For the first time, physicists have successfully imaged spiral magnetic ordering in a multiferroic material. These materials are considered highly promising candidates for future data storage media. The researchers were able to prove their findings using unique quantum sensors that were developed at Basel University and that can analyze electromagnetic fields on the nanometer scale. The results – obtained by scientists from the University of Basel’s Department of Physics, the Swiss Nanoscience Institute, the University of Montpellier and several laboratories from University Paris-Saclay – were recently published in the journal Nature.

Multiferroics are materials that simultaneously react to electric and magnetic fields. These two properties are rarely found together, and their combined...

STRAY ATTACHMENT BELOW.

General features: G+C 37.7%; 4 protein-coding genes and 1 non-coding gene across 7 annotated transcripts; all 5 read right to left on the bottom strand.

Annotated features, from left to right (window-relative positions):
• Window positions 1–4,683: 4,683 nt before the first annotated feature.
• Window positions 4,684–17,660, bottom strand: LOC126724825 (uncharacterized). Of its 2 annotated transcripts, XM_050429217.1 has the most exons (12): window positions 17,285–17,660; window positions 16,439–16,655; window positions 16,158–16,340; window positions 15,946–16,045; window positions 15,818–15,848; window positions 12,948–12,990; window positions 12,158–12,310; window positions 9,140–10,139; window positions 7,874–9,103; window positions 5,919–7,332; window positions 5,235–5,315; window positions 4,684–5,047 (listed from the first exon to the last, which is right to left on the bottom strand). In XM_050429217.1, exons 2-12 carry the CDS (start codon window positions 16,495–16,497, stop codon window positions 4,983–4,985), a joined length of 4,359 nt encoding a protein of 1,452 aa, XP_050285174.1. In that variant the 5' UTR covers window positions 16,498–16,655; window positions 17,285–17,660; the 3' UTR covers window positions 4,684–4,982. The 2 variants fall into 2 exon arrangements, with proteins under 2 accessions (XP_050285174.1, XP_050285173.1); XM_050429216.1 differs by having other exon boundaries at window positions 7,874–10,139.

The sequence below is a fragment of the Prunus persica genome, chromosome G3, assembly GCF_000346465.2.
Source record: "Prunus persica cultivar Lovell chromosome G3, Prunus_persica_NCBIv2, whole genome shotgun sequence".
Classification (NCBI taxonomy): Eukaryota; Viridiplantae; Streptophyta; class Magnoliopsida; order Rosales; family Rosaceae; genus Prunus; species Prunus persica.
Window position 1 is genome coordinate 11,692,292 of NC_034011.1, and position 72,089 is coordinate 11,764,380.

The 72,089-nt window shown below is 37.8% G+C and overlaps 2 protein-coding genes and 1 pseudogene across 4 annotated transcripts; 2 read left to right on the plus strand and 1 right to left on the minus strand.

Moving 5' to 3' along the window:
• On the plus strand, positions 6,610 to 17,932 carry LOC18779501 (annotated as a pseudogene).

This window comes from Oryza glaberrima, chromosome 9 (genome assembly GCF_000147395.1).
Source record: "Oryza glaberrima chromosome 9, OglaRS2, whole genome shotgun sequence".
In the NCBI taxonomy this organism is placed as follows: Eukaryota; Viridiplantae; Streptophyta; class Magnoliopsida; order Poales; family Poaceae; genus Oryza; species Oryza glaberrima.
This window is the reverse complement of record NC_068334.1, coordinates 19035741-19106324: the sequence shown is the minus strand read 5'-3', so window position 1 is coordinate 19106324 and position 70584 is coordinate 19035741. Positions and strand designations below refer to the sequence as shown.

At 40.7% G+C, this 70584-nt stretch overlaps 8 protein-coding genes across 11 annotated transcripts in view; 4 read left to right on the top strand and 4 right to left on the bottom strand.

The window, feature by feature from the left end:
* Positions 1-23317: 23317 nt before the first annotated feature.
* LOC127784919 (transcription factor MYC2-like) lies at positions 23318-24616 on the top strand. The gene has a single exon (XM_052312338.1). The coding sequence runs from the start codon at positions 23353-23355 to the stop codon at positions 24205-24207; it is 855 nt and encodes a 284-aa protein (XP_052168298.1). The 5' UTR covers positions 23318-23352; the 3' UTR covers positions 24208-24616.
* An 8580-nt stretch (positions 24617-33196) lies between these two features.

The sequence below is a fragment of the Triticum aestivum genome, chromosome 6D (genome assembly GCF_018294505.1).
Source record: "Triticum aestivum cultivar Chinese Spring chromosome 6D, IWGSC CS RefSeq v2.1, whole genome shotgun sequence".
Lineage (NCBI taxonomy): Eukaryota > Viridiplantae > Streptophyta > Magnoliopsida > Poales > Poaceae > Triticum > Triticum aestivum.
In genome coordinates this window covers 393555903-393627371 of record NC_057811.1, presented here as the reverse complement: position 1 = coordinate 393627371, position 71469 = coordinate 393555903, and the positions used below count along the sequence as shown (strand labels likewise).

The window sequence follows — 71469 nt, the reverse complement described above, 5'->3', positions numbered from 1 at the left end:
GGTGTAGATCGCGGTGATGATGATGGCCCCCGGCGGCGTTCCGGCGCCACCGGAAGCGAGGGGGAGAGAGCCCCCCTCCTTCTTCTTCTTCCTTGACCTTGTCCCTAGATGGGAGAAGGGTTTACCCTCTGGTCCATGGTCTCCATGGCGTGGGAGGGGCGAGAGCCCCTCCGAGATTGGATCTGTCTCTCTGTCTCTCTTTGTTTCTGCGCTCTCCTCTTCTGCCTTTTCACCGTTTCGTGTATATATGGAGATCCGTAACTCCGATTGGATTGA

Im Focus: Fast, convenient & standardized: New lab innovation for automated tissue engineering & drug

MBM ScienceBridge GmbH successfully negotiated a license agreement between University Medical Center Göttingen (UMG) and the biotech company Tissue Systems Holding GmbH about commercial use of a multi-well tissue plate for automated and reliable tissue engineering & drug testing.

MBM ScienceBridge GmbH successfully negotiated a license agreement between University Medical Center Göttingen (UMG) and the biotech company Tissue Systems...

All Focus news of the innovation-report >>>

Anzeige

Anzeige

Event News

“Lasers in Composites Symposium” in Aachen – from Science to Application

19.09.2017 | Event News

I-ESA 2018 – Call for Papers

12.09.2017 | Event News

EMBO at Basel Life, a new conference on current and emerging life science research

06.09.2017 | Event News

 
Latest News

Comet or asteroid? Hubble discovers that a unique object is a binary

21.09.2017 | Physics and Astronomy

Cnidarians remotely control bacteria

21.09.2017 | Life Sciences

Monitoring the heart's mitochondria to predict cardiac arrest?

21.09.2017 | Health and Medicine

VideoLinks
B2B-VideoLinks
More VideoLinks >>>